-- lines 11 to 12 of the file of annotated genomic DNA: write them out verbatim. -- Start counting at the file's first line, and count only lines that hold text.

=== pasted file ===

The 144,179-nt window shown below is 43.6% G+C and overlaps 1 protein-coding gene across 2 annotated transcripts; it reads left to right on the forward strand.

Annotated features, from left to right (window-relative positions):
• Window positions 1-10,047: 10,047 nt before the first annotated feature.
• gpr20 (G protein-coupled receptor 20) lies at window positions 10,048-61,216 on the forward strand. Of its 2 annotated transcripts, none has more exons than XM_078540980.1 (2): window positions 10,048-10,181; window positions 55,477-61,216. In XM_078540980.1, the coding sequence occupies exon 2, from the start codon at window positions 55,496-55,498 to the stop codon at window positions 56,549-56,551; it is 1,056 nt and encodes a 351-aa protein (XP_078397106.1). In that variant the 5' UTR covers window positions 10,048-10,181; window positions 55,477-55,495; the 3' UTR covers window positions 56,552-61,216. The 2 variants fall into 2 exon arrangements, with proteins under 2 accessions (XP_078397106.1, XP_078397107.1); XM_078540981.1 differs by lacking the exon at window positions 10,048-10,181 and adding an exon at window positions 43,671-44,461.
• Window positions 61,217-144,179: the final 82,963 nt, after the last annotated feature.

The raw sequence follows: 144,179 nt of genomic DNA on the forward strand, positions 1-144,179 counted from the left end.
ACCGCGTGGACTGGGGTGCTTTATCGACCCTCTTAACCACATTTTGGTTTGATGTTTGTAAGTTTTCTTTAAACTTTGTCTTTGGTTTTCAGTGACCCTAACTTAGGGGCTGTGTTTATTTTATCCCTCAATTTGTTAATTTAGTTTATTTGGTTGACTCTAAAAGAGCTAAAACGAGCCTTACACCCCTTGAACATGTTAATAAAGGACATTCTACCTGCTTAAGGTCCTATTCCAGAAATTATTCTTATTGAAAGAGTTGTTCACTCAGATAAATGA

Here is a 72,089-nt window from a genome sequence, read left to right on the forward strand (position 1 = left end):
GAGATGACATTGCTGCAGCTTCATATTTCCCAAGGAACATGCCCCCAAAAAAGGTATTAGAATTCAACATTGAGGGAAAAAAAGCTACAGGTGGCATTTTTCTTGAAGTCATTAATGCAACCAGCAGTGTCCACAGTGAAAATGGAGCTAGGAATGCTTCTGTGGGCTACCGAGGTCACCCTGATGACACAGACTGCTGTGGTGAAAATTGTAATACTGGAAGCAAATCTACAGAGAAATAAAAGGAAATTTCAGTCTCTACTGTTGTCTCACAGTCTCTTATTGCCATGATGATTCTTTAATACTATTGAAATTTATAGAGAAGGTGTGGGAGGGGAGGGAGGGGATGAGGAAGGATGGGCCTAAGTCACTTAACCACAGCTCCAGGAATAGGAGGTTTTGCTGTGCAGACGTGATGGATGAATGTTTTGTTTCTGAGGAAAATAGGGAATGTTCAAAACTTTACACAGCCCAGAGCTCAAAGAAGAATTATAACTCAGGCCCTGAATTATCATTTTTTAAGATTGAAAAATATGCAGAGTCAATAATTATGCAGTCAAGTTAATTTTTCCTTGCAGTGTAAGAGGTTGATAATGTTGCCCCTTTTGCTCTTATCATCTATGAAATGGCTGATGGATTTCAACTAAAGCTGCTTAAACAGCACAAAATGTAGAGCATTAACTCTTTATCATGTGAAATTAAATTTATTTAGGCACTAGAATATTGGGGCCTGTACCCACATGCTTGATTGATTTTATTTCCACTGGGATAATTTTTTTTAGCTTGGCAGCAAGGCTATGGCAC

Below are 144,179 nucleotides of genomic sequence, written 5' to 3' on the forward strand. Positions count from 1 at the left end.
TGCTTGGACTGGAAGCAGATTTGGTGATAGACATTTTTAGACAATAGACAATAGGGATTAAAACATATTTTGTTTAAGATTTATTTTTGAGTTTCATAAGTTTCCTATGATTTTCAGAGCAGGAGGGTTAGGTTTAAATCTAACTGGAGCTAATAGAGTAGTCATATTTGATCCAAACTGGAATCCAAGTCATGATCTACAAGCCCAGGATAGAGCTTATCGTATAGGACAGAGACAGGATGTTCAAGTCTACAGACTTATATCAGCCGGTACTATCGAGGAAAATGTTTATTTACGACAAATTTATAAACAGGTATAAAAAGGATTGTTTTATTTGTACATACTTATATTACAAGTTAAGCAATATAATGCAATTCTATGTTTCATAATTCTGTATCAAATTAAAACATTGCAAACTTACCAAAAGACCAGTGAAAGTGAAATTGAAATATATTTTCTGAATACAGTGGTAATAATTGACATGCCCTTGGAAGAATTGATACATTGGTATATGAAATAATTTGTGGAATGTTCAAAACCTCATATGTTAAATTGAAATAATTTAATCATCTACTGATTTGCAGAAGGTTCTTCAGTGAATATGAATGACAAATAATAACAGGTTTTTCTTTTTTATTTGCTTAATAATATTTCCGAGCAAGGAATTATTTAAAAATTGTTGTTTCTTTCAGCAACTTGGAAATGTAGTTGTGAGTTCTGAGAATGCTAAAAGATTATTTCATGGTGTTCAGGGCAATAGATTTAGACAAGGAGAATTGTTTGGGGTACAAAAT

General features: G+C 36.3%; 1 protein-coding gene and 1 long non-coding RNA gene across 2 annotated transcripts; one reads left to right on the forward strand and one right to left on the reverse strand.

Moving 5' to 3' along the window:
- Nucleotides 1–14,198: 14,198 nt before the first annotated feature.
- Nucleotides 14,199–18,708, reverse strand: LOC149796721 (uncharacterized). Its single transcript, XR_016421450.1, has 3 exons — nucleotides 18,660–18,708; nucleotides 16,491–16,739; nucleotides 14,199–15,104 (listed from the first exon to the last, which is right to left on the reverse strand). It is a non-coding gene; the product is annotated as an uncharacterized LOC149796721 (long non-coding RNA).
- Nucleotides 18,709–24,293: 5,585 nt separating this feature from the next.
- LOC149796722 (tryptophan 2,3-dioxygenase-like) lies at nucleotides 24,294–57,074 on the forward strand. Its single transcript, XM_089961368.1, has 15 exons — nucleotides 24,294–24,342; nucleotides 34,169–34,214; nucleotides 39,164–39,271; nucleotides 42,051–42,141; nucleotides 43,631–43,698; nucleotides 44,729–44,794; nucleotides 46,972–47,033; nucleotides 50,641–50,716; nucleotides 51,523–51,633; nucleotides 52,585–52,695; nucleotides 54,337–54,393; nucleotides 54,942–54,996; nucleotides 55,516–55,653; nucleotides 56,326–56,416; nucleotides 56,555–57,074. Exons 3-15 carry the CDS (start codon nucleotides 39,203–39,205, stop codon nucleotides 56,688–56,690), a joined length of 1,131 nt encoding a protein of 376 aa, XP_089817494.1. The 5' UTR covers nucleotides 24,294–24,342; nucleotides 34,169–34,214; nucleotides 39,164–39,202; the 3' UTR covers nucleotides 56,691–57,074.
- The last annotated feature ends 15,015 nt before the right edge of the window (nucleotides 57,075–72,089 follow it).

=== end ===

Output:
TGCTTGGACTGGAAGCAGATTTGGTGATAGACATTTTTAGACAATAGACAATAGGGATTAAAACATATTTTGTTTAAGATTTATTTTTGAGTTTCATAAGTTTCCTATGATTTTCAGAGCAGGAGGGTTAGGTTTAAATCTAACTGGAGCTAATAGAGTAGTCATATTTGATCCAAACTGGAATCCAAGTCATGATCTACAAGCCCAGGATAGAGCTTATCGTATAGGACAGAGACAGGATGTTCAAGTCTACAGACTTATATCAGCCGGTACTATCGAGGAAAATGTTTATTTACGACAAATTTATAAACAGGTATAAAAAGGATTGTTTTATTTGTACATACTTATATTACAAGTTAAGCAATATAATGCAATTCTATGTTTCATAATTCTGTATCAAATTAAAACATTGCAAACTTACCAAAAGACCAGTGAAAGTGAAATTGAAATATATTTTCTGAATACAGTGGTAATAATTGACATGCCCTTGGAAGAATTGATACATTGGTATATGAAATAATTTGTGGAATGTTCAAAACCTCATATGTTAAATTGAAATAATTTAATCATCTACTGATTTGCAGAAGGTTCTTCAGTGAATATGAATGACAAATAATAACAGGTTTTTCTTTTTTATTTGCTTAATAATATTTCCGAGCAAGGAATTATTTAAAAATTGTTGTTTCTTTCAGCAACTTGGAAATGTAGTTGTGAGTTCTGAGAATGCTAAAAGATTATTTCATGGTGTTCAGGGCAATAGATTTAGACAAGGAGAATTGTTTGGGGTACAAAAT

General features: G+C 36.3%; 1 protein-coding gene and 1 long non-coding RNA gene across 2 annotated transcripts; one reads left to right on the forward strand and one right to left on the reverse strand.